Much has been reported from various news sources, investment firms and college foundations about “college inflation” or the costs that are associated with attending a four-year institution. News reports of students protesting and being generally unhappy with tuition increases have flooded the Internet news and print media with different claims.
Several studies put the increase in college costs between 5% and 8%, with 8% being the number most focused on. College costs in this cast take into account only tuition and fees. In the case of on-campus housing and meal plans, those costs are not included in the traditional inflation calculation for university costs.
There have been multiple studies done on why college is so expensive, but those reasons don’t really matter that much to the student (or parent) who is footing the tuition bill. According to the Bureau of Labor Statistics, over the last 30 years, college costs have increased on average each year at 7.25%, which is slightly less than the return on the S&P 500, what is termed “the stock market”.
Keep in mind a few factors though. When looking at the additional expenses associated with college (room and board, transportation, etc.), those costs follow CPI, or the consumer price index, which tracks the overall inflation rate (the increase in costs over the years), or normal inflation. Normal inflation over the last 30 years has averaged 4.35%, which is still very high.
However, averaged into the last 30 years has been the high inflation of the early 1980’s, where normal inflation was 10% and college costs were rising between 12% and 14% per year. The last 10 years have actually oscillated between 5% and 6%. In fact, the last twenty years have also averaged between 5% and 6%. Both are higher than CPI (which has averaged about 2.5% over both periods).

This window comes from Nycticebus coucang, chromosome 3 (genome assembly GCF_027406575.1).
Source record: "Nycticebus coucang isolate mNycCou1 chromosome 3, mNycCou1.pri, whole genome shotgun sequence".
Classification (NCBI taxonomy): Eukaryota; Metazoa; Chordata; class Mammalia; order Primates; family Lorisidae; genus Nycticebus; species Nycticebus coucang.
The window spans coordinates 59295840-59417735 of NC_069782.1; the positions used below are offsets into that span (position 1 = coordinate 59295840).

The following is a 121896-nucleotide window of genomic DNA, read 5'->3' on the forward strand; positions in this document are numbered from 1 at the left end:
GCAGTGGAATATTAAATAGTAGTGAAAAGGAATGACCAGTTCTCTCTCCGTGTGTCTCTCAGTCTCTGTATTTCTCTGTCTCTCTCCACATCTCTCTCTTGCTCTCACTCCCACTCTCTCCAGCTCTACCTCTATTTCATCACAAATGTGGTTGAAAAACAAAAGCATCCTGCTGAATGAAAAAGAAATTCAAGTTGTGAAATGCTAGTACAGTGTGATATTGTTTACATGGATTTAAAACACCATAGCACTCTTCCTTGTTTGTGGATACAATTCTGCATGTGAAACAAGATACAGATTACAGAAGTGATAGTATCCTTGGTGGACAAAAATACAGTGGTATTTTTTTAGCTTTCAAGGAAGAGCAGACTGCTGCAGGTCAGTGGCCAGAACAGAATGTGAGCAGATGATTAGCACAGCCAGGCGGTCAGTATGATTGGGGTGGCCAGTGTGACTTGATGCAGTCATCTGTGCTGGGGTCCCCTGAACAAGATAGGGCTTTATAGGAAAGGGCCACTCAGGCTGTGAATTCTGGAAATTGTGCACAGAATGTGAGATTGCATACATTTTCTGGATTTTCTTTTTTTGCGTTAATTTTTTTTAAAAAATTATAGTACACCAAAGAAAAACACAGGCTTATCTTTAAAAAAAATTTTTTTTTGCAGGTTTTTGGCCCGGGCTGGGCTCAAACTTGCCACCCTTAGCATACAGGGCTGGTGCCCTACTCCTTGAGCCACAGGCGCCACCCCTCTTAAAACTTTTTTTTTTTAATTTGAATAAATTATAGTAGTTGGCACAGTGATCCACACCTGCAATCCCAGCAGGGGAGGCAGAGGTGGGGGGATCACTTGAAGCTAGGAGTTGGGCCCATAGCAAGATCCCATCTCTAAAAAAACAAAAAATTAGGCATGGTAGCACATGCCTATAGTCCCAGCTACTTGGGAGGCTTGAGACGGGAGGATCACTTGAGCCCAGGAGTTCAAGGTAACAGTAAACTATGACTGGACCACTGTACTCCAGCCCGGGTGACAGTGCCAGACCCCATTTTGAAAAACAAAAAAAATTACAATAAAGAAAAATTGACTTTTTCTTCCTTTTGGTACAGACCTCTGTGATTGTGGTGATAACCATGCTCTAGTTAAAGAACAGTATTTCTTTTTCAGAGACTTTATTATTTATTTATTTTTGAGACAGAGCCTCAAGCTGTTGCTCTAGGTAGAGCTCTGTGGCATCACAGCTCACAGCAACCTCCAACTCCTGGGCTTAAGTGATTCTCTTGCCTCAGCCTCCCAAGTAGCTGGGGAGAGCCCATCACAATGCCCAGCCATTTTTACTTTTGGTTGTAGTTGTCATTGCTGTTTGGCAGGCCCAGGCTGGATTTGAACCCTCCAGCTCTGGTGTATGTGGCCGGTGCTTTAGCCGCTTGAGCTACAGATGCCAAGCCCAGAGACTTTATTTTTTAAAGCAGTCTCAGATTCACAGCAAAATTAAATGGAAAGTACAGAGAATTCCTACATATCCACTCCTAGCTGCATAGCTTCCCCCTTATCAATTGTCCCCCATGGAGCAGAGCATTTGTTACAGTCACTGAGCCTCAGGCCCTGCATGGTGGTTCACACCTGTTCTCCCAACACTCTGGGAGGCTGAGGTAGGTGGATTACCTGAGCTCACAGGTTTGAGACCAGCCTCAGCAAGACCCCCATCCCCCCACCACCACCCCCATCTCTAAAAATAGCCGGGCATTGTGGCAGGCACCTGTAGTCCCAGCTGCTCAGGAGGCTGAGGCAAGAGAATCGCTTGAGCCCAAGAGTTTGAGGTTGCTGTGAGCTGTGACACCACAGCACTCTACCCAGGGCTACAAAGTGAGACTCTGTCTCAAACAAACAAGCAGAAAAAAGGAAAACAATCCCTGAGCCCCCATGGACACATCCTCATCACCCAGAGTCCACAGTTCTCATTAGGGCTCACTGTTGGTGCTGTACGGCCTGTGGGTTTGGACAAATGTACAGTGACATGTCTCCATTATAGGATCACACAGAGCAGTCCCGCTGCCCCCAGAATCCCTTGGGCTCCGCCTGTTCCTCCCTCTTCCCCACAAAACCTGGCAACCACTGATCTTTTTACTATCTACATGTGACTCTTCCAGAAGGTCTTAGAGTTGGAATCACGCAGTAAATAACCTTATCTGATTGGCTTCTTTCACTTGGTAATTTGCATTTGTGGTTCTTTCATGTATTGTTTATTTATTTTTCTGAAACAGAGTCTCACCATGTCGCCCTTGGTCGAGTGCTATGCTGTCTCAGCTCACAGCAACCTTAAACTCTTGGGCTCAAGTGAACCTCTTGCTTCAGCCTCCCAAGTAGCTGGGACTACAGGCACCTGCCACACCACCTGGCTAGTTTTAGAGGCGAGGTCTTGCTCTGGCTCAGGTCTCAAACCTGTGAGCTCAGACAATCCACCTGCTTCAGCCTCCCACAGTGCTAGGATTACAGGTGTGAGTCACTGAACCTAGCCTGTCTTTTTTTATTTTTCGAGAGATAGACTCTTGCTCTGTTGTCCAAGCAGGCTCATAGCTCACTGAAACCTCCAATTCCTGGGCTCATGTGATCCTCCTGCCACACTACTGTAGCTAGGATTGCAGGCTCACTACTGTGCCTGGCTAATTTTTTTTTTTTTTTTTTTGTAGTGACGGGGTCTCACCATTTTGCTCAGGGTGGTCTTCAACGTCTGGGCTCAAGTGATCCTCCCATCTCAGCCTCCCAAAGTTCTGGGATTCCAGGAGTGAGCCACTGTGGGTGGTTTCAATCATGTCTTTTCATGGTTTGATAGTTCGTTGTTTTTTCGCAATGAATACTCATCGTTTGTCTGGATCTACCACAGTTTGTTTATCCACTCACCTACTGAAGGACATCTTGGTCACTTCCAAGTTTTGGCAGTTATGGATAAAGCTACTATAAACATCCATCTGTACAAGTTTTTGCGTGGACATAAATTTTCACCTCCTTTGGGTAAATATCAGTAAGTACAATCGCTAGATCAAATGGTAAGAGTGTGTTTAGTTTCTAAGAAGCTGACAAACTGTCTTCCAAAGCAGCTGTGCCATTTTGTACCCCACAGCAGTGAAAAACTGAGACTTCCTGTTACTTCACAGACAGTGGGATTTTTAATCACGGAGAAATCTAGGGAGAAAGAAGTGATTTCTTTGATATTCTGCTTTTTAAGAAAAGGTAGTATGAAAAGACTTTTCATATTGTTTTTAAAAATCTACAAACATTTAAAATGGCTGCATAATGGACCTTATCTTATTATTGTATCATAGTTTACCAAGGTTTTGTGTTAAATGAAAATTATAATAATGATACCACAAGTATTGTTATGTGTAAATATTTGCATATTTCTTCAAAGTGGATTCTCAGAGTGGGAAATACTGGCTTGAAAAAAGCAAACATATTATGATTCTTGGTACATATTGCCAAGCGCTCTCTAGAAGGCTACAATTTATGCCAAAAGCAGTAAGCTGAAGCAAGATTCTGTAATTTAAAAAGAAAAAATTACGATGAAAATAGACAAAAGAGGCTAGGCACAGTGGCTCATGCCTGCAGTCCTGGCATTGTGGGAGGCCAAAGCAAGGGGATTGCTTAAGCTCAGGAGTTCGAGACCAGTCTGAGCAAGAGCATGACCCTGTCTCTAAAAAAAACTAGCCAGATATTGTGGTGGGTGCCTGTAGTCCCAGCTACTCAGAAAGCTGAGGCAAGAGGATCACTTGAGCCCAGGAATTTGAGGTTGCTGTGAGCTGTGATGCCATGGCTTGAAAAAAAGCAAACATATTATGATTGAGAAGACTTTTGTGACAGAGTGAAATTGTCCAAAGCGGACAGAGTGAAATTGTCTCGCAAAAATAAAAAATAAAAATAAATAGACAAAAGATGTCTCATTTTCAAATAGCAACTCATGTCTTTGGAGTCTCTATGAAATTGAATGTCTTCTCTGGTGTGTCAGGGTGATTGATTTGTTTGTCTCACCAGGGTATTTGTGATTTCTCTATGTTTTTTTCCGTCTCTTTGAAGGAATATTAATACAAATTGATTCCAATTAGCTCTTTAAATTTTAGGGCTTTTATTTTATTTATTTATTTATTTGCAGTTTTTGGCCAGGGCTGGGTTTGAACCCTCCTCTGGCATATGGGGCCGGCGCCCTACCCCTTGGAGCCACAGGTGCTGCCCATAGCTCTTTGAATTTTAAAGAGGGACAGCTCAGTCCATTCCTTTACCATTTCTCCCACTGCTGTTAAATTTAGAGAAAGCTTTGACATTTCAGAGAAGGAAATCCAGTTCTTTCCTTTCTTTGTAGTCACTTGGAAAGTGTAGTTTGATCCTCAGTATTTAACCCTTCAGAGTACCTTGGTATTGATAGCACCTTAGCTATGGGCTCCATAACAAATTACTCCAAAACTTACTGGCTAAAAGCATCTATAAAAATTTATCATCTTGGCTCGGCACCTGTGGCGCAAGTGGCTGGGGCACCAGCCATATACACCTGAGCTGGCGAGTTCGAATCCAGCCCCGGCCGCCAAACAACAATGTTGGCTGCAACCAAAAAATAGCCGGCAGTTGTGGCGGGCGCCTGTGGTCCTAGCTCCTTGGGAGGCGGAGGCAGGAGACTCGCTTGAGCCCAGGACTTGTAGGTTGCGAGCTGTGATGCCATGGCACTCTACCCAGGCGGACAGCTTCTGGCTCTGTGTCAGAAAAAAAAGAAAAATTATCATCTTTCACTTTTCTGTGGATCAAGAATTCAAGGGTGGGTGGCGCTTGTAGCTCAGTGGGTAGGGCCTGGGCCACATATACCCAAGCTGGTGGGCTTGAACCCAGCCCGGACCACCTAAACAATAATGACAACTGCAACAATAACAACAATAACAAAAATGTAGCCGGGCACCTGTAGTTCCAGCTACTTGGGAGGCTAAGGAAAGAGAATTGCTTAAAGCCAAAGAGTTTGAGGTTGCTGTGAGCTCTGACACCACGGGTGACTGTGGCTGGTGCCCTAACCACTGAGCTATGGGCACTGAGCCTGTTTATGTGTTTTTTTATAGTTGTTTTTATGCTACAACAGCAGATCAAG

What does this mean exactly? A lot, actually. An in-state school in North Carolina carries tuition and fees of approximately $6400/year. This means that for a child born in 2010 and attending college for four years beginning in 2028, the cost for tuition and fees alone under the assumption of 7.25% will be $30,000 more than the actual college inflation rate of 5.5%. Throw in regular costs and that difference jumps to $70,000.
As you can see, college inflation, while significantly more than normal inflation, is exaggerated in the news. I’m not sure exactly why except that sensationalist claims usually make the news and it also helps sell investment products (529 plans, mutual funds, etc.) or even sells news.
So yes, college is going to be expensive for your baby. But regard with some skepticism calculations you are shown about “the true cost of a college degree”.